The story also had no tension, but not because the character is overpowered It is because nothing is really described in the way that would set the atmosphere.
Character - I think that the main character Clailip is quite a bland character, without any notable personality traits, that go mechanically through the story. Considering that this story is written in 1st person, a style that is supposed to focus on the protagonist's inner feelings, there is barely anything in there. Again, the lack of description hurts this story badly, not only I am not certain how things look like, I am not that certain how they feel like either.
As a result, I will give this story overall 5-stars as there is a story in there, and the story itself isn't bad per se but will subtract 1 star from style, story, and character due to the story's chronic non-descriptiveness.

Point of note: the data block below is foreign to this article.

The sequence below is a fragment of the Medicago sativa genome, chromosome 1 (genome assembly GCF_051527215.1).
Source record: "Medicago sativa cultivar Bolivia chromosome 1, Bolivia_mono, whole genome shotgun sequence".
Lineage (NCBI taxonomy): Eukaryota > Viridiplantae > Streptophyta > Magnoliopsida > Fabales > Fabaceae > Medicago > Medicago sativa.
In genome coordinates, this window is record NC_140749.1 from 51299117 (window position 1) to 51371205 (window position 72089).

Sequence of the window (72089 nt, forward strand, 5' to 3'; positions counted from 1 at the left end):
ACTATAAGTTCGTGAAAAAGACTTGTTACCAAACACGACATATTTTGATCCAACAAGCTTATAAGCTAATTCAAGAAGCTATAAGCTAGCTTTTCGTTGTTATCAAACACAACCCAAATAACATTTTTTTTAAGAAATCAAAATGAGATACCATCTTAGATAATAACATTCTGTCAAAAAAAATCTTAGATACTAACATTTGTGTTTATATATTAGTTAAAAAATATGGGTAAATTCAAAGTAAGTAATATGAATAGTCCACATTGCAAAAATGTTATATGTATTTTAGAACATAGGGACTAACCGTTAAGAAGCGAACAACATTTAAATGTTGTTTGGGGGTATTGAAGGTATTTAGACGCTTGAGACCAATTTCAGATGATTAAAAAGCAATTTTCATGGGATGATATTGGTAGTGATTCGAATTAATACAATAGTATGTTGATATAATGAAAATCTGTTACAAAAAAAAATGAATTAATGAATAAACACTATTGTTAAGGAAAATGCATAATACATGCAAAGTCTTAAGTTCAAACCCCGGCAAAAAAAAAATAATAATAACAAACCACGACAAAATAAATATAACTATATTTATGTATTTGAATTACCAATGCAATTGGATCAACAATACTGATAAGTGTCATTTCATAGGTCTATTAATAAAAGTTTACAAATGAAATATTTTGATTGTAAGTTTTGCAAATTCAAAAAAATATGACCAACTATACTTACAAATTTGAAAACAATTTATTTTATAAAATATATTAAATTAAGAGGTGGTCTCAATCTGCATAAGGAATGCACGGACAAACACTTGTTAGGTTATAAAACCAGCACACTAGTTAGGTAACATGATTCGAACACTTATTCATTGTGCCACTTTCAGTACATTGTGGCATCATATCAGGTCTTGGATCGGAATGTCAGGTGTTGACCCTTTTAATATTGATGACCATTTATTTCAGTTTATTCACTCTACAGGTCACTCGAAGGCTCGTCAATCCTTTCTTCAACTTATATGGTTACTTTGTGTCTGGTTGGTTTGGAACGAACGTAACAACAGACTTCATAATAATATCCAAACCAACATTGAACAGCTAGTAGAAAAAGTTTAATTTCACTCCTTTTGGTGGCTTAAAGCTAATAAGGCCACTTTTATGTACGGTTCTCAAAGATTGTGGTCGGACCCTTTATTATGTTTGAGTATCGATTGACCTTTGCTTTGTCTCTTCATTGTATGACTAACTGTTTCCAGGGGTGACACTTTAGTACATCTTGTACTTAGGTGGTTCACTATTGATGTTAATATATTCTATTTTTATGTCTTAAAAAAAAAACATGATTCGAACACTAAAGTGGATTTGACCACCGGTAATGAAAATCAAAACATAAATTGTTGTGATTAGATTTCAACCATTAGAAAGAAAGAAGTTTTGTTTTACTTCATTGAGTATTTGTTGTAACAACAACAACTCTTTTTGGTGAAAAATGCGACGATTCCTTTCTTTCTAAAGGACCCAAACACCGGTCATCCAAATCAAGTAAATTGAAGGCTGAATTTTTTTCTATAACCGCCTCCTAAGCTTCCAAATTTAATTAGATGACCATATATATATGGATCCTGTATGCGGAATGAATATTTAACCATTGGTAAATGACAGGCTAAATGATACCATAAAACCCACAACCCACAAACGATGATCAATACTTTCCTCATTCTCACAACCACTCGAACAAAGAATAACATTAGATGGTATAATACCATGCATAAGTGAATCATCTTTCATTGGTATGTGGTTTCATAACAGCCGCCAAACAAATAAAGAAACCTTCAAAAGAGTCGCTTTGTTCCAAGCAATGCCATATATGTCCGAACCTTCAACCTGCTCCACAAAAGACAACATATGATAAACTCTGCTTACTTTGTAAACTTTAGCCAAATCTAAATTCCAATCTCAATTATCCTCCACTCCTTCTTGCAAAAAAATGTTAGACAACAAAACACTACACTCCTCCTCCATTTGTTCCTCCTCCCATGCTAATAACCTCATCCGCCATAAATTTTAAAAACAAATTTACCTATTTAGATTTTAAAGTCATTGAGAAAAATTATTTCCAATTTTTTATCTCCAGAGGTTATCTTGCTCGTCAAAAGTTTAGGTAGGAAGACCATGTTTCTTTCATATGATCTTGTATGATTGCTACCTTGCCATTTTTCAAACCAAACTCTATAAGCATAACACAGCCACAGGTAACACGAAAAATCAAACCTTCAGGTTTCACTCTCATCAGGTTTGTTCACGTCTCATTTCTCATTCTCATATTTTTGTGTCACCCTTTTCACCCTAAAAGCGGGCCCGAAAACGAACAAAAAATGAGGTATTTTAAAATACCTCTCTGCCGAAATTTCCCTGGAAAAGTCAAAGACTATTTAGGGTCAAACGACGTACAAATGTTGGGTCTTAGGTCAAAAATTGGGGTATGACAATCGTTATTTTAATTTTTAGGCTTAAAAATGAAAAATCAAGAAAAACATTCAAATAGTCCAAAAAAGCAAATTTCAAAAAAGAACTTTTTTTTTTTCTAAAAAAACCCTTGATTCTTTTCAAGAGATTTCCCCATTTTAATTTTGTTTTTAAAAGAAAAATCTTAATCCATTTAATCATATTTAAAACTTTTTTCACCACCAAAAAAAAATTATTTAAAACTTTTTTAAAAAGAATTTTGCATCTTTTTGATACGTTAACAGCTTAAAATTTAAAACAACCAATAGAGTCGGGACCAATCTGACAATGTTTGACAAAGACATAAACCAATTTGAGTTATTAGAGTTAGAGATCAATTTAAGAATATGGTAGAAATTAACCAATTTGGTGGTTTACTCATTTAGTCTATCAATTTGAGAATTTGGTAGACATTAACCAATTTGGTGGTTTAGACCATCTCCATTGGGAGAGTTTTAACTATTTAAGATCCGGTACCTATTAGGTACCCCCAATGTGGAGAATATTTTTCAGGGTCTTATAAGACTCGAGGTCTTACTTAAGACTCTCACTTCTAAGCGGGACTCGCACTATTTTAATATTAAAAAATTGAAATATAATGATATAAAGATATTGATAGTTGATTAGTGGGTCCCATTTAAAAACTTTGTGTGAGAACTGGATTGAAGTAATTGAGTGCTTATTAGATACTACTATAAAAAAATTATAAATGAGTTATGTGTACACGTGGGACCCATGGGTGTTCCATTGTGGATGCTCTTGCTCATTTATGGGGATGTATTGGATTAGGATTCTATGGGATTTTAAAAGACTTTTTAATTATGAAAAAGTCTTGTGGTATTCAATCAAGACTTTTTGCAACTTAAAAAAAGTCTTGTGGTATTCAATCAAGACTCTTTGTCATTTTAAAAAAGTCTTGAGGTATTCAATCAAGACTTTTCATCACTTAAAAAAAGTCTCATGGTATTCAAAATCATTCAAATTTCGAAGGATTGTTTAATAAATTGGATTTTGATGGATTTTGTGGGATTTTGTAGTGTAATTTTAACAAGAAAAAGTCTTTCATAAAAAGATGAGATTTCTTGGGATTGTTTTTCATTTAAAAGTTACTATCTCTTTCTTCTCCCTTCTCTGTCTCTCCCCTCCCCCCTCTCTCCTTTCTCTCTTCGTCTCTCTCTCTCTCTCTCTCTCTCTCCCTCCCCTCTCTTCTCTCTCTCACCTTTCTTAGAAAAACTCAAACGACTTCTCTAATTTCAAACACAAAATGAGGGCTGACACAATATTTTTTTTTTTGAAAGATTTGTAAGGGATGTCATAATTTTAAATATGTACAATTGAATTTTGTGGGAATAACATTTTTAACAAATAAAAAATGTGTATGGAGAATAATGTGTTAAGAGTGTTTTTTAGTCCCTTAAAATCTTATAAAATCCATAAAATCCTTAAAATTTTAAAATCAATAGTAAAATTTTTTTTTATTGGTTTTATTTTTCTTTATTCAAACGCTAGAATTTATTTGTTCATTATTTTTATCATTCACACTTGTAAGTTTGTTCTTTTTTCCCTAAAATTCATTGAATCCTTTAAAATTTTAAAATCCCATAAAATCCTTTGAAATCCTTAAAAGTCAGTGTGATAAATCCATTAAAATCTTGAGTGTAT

I thought with a title like this, the main character wouldn't find too much trouble. To my delight, there are a lot of interesting events! First off, I like that the main character (Clailip) tries so hard. Even when he's first learning offensive magic (and combines the dew and gust abilities) he's trying his best--and I love that in characters, even if they're not as kick-butt as all the others. Clailip's magic seems greater than the others, but in a subtle way.
I also really liked the first appearance of the snake, and how it helped out. Definitley had me chuckling the entire time.
Oh! I also liked the frequent use of golems. They're one of my favorite fantasy creatures, and they don't get enough love. (Also loved some of the abilities, like the mist spear).
As for the grammar--there is a frequent misuse of present tense and past tense throughout. This could easily be fixed with an editor or proofreader, though. While it did distract me at a couple points in the story, I could march through and still have fun. If you enjoy sweet characters, and scenes that will have you guessing what happens next, I definitely recommend this.